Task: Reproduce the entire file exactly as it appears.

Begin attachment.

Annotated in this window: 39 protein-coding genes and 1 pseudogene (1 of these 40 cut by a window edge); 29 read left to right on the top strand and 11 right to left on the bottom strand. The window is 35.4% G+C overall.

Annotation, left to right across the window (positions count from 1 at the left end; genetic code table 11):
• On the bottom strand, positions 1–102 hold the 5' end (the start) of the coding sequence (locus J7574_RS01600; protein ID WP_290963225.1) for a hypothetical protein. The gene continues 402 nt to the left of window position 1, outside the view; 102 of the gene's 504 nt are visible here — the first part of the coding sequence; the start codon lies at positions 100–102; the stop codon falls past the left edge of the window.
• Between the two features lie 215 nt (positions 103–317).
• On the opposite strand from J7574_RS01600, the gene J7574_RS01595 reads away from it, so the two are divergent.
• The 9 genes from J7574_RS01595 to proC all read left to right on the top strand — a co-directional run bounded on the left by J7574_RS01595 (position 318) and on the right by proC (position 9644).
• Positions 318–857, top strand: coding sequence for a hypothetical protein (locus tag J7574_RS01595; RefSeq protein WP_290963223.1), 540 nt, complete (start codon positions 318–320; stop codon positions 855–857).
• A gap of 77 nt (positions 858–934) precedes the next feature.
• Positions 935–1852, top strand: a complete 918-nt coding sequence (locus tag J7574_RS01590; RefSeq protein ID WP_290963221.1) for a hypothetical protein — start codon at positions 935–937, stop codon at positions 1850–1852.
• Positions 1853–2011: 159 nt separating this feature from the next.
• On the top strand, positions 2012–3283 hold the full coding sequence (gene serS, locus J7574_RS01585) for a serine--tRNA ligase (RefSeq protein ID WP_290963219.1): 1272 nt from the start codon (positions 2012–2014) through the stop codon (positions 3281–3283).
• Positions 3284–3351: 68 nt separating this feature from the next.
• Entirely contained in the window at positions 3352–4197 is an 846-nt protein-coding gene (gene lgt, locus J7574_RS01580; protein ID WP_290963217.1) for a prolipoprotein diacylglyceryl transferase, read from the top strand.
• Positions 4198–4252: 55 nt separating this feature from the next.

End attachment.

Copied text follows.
Annotated in this window: 39 protein-coding genes and 1 pseudogene (1 of these 40 cut by a window edge); 29 read left to right on the top strand and 11 right to left on the bottom strand. The window is 35.4% G+C overall.

Annotation, left to right across the window (positions count from 1 at the left end; genetic code table 11):
• On the bottom strand, positions 1–102 hold the 5' end (the start) of the coding sequence (locus J7574_RS01600; protein ID WP_290963225.1) for a hypothetical protein. The gene continues 402 nt to the left of window position 1, outside the view; 102 of the gene's 504 nt are visible here — the first part of the coding sequence; the start codon lies at positions 100–102; the stop codon falls past the left edge of the window.
• Between the two features lie 215 nt (positions 103–317).
• On the opposite strand from J7574_RS01600, the gene J7574_RS01595 reads away from it, so the two are divergent.
• The 9 genes from J7574_RS01595 to proC all read left to right on the top strand — a co-directional run bounded on the left by J7574_RS01595 (position 318) and on the right by proC (position 9644).
• Positions 318–857, top strand: coding sequence for a hypothetical protein (locus tag J7574_RS01595; RefSeq protein WP_290963223.1), 540 nt, complete (start codon positions 318–320; stop codon positions 855–857).
• A gap of 77 nt (positions 858–934) precedes the next feature.
• Positions 935–1852, top strand: a complete 918-nt coding sequence (locus tag J7574_RS01590; RefSeq protein ID WP_290963221.1) for a hypothetical protein — start codon at positions 935–937, stop codon at positions 1850–1852.
• Positions 1853–2011: 159 nt separating this feature from the next.
• On the top strand, positions 2012–3283 hold the full coding sequence (gene serS, locus J7574_RS01585) for a serine--tRNA ligase (RefSeq protein ID WP_290963219.1): 1272 nt from the start codon (positions 2012–2014) through the stop codon (positions 3281–3283).
• Positions 3284–3351: 68 nt separating this feature from the next.
• Entirely contained in the window at positions 3352–4197 is an 846-nt protein-coding gene (gene lgt, locus J7574_RS01580; protein ID WP_290963217.1) for a prolipoprotein diacylglyceryl transferase, read from the top strand.
• Positions 4198–4252: 55 nt separating this feature from the next.